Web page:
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Z arts case study

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A case study for my Fund Development Class, I analyzed the current fundraising situation at Zion Canyon Arts and Humanities Council and made recommendations. This included preparation of a new Annual Letter for this organization.

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Z arts case study

  1. 1. AA 6060 - FUND DEVELOPMENT Zion CanyonArts & Humanities Council Jean Krause Spring 2015 Fundraising Case Study Report! 1
  2. 2. TABLE OF CONTENTS part One! 3 I. Mission, Image, & Case for Support! 4 II. Human Resources! 7 III. Financial Profile! 9 IV. OrganizationActivities and Donor Programs! 12 V. Planning and Evaluation! 15 Concluding Remarks! 16 part Two! 17 I. Mission, Image & Case for Support! 17 II. Human Resources! 17 III. Financial Profile! 18 IV. OrganizationActivities & Donor Programs! 18 V. Planning, Evaluation, andAccountability! 20 Fundraising Case Study Report! 2
  3. 3. PART ONE Description,Analysis,Assessment The Zion Canyon Arts & Humanities Council (Z-Arts hereafter) is the oldest rural arts and humanities council in the state of Utah. Located in Springdale, Utah, the gateway commu- nity for Zion National Park, Z-Arts is now in its 37th year of operation. For most of its 37 year history since its founding in 1978, Z-Arts has been managed by local artists and the bulk of its funding has come from members digging into their own pockets to make events hap- pen. Z-Arts formally incorporated as a 501(c)(3) non-profit corporation in 1988, but still continued without any formal fundraising procedures until twenty years later in 2009 when they sent out their very first annual appeal letter. Z-Arts Boards operates with five-year Strategic Plans. The most recent reassessment took place throughout the Fall of 2012, concluded in February 2013, and resulted in the current 2013 - 2017 Strategic Plan. As part of this process, the Z-Arts Board members redrafted their mission and vision statements, performed a SWOT analysis of the organization, set goals and objectives for the organization with regard to financial sustainability, program of- ferings, internal organizational structure, external relationships, and marketing, and lastly, set forth an action plan for 2014 to implement these goals and objectives. Z-Arts has evolved far beyond the organization envisioned by it founders in 1978. Originally envisioned as a way for local artists to get together, talk about art, put on little art events for children, and art events for adults, Z-Arts now has Chairpersons for each of five fields each of whom is responsible for creating a schedule of events for that field. Z-Arts also has had coordinators responsible for workshops and an arts & crafts fair. All of this takes money, and it is time for the next step in Z-Arts’s evolutionary process. Thirty years after its found- ing and twenty years after its incorporation, Z-Arts took steps to create strategic plans for its future, reassess how it is doing every five years, and implement a regular fundraising scheme. Hopefully this case study will provide Z-Arts with some guidance to help improve future fundraising. This study is broken down into two major parts, The first part of the study describes, ana- lyzes, and assesses the Z-Arts organization with respect to five factors. The second part makes recommendations for improvement to each of the five factors. The goal of this study is to help Z-Arts improve its fundraising activities, which are still in their infancy, and layout some roadmaps to get there. Fundraising Case Study Report! 3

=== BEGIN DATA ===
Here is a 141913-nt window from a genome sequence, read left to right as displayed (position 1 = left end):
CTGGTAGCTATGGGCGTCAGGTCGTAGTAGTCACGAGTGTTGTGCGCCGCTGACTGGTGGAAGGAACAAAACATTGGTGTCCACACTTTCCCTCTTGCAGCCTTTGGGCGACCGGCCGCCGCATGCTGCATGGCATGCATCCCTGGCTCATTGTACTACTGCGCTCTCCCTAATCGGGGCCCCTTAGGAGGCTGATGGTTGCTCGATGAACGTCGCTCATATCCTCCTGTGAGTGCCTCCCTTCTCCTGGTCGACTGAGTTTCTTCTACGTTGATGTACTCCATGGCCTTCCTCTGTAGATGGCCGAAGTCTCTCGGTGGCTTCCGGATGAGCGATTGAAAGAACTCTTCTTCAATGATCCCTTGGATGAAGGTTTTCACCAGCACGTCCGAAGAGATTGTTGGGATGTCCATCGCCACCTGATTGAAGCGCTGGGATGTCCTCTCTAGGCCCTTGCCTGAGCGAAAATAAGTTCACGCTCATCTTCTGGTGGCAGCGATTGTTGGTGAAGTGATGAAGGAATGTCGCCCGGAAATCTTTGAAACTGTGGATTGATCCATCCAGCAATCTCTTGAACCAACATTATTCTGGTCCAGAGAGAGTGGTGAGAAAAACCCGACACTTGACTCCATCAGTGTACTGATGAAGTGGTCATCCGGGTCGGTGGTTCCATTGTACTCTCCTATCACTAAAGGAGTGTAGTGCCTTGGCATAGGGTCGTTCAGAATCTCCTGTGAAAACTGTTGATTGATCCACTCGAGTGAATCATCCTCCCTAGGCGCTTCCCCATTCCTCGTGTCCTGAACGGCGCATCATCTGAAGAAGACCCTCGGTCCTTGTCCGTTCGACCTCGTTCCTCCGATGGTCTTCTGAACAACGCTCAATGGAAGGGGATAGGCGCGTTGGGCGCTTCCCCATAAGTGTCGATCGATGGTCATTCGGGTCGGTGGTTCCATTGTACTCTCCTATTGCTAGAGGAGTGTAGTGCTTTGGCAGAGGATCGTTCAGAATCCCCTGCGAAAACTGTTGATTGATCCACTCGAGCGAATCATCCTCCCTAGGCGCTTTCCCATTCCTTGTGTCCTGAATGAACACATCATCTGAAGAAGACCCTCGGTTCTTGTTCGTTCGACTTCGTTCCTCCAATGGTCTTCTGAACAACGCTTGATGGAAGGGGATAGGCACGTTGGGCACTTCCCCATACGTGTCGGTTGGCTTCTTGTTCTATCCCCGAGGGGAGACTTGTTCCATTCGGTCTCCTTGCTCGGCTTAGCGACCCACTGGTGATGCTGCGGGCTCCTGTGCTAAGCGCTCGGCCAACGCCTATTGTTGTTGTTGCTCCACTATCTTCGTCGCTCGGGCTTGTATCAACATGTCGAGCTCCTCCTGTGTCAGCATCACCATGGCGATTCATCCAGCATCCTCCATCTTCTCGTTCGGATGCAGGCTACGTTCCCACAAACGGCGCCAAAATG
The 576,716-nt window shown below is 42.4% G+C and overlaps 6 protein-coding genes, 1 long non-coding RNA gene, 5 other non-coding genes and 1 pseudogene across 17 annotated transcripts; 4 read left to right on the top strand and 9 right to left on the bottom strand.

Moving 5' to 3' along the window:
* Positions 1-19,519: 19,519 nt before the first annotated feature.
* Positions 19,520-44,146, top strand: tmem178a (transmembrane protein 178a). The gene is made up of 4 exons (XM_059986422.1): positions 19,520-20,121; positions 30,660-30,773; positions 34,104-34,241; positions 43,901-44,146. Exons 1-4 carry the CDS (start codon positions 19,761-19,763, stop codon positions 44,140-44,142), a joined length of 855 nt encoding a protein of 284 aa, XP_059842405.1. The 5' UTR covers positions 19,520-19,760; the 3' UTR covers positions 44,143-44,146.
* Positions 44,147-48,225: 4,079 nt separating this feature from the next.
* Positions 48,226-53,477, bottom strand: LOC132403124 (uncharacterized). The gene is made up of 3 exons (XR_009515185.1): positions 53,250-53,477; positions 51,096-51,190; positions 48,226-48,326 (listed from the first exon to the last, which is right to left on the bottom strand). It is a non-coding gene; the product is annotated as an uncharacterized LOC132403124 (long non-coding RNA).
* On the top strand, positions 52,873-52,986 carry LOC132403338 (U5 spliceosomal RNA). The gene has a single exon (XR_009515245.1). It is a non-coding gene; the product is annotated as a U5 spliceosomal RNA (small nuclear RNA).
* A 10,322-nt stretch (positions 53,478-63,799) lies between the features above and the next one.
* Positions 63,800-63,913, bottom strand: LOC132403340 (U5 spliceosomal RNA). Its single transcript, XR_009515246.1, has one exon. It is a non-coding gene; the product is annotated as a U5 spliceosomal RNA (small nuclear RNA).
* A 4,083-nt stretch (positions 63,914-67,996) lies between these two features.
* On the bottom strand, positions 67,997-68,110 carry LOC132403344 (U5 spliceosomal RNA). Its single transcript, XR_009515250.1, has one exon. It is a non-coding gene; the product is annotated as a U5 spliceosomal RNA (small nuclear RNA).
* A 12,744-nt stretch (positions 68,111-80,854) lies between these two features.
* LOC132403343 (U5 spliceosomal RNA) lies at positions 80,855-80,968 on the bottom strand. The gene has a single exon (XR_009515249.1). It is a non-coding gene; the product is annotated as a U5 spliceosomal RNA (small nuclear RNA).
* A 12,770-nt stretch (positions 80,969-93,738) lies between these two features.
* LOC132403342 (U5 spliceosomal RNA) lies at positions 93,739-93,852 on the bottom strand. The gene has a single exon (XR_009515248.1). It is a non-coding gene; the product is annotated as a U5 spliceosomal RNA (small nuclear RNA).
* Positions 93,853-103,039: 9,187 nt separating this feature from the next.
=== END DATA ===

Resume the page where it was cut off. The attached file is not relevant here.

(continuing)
4. 4. I. Mission, Image, & Case for Support A. Mission, Values, Vision As indicated above, the Z-Arts Board revised its mission and vision statements as part of its Strategic Plan workshops in 2012-2013. “A vision is a clear statement of the world the non- profit wants to see; a mission statement maps out how the nonprofit intends to to make that world a reality.” (Sargeant and Shang, p. 116) Applying these definitions, the mission and vi- sion statements of Z-Arts do not comply at all. The Z-Arts vision statement says, “Our vision of our future in five years is . . . 1. To remain fiscally responsible and sustainable. 2. To identify and strengthen funding sources (grants, donations, memberships) 3. To explore new and fresh Z-Arts projects where we might take a larger risk in an- ticipation of broadening our audience base 4. To continue to provide quality programming 5. To continue our focus and scope in the Zion Canyon Community 6. To enhance the Canyon Community Center for our current disciplines 7. To enhance the educational components of events. The Z-Arts mission statement reads as follows, “The Mission of Zion Canyon Arts and Humanities Council (Z-Arts) is to en- courage the availability of the arts and humanities, and cultivate a climate of creativity and learning for the Zion Canyon communities of Springdale, Rockville, and Virgin.” These two statement say nothing about the vision Z-Arts has for the world and itself in it. Instead the vision statement reads like a goals statement, while the mission statement is bland and gives the Z-Arts fundraising team almost nothing to work with. The mission and vision statements of non-profits need to mesh together in a way that frames fundraising ef- forts for the non-profit and builds a case for a potential donor to support the organization. That does not happen here. A Z-Arts fundraiser would be hard pressed to come up with a 30-second elevator speech if this is what they have to work with. Improvement is needed. The vision statement is on the Z-Arts website, but it is buried on the last page of a drop- down list of items at the far right of main webpage. A better solution would be for Z-Arts to feature their mission and vision statements on the front page of their website, after they Fundraising Case Study Report! 4